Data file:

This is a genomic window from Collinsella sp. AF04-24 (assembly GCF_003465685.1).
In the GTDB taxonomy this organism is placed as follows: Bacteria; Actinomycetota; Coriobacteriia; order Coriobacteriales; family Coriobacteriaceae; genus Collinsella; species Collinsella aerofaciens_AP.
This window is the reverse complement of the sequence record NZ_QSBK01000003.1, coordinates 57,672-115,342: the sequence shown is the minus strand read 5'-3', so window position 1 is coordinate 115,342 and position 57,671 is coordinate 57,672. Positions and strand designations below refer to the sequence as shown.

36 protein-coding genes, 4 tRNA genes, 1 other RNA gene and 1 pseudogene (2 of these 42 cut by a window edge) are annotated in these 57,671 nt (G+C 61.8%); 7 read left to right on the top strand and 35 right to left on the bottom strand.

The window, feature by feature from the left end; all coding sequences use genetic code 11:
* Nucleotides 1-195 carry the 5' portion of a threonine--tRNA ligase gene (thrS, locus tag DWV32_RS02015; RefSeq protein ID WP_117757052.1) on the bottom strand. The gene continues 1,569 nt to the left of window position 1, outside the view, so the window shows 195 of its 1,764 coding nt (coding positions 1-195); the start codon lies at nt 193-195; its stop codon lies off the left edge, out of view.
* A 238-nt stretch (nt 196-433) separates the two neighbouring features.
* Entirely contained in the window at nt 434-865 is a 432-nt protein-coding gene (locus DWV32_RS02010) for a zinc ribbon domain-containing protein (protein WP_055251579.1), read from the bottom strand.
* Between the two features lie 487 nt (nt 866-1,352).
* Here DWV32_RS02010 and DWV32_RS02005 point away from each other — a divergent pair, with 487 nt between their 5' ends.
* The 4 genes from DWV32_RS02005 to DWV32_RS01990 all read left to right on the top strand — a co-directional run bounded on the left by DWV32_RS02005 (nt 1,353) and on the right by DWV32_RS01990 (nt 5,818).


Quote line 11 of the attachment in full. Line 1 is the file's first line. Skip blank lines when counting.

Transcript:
* The 4 genes from DWV32_RS02005 to DWV32_RS01990 all read left to right on the top strand — a co-directional run bounded on the left by DWV32_RS02005 (nt 1,353) and on the right by DWV32_RS01990 (nt 5,818).